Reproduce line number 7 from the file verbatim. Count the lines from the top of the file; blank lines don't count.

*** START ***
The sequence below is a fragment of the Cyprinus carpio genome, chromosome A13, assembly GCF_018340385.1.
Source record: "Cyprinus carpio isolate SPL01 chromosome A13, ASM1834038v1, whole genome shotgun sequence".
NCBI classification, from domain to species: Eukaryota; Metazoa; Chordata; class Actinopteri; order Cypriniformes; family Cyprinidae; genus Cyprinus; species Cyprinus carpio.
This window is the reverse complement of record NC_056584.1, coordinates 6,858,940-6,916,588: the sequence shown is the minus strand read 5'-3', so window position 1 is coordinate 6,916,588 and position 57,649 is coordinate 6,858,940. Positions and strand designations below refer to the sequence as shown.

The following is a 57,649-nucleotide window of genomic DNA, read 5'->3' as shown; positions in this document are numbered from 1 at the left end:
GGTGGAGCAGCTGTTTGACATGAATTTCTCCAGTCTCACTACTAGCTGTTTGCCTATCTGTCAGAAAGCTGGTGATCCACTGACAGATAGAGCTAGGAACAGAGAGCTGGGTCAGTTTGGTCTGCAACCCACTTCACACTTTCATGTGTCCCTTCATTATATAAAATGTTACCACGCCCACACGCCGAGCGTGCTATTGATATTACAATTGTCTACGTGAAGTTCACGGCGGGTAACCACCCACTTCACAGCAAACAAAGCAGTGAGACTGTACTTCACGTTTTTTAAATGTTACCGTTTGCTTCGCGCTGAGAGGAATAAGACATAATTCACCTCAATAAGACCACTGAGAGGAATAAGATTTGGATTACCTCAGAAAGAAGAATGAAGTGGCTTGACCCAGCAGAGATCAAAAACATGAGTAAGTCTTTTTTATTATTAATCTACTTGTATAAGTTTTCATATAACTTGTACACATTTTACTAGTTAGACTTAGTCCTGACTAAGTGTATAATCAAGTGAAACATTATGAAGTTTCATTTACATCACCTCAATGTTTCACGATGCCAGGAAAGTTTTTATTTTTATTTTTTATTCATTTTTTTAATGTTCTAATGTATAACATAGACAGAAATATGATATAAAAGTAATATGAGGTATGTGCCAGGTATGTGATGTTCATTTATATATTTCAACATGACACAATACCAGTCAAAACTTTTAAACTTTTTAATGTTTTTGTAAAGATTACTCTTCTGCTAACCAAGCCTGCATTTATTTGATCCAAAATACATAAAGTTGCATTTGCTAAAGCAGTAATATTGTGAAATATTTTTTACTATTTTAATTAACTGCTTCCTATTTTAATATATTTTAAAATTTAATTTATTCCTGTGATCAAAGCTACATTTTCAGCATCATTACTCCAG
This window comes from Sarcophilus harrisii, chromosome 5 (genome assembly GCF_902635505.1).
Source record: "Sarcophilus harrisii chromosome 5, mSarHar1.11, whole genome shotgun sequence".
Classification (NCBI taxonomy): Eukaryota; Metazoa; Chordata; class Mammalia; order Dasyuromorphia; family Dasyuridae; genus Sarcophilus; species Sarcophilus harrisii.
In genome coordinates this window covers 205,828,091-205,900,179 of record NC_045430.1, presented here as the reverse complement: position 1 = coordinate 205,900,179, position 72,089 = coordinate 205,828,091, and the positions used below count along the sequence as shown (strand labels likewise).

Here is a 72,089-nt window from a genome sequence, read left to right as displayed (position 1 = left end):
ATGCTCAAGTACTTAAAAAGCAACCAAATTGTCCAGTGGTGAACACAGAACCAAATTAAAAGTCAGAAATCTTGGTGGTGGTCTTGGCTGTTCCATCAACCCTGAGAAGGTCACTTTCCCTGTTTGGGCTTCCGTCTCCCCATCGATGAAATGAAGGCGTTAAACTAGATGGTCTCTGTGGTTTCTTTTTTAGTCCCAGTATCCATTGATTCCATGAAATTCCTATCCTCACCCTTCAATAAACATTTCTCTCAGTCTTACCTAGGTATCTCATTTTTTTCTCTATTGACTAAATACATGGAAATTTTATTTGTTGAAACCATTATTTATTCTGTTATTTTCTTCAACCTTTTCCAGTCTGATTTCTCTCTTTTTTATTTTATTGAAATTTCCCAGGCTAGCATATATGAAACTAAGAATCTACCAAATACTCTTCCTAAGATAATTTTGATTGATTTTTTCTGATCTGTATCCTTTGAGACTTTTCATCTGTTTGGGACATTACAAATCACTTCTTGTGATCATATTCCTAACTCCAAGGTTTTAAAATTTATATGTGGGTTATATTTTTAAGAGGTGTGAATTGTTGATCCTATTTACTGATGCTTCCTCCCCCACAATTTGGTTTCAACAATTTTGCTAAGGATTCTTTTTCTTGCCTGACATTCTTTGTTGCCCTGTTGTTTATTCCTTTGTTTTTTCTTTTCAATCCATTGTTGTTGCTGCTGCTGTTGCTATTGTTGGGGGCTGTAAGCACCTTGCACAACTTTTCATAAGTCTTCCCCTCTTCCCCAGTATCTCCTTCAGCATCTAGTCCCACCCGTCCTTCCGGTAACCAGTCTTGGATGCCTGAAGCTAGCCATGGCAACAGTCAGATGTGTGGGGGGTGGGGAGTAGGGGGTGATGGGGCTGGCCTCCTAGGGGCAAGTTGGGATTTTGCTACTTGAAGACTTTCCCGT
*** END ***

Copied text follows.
This window comes from Sarcophilus harrisii, chromosome 5 (genome assembly GCF_902635505.1).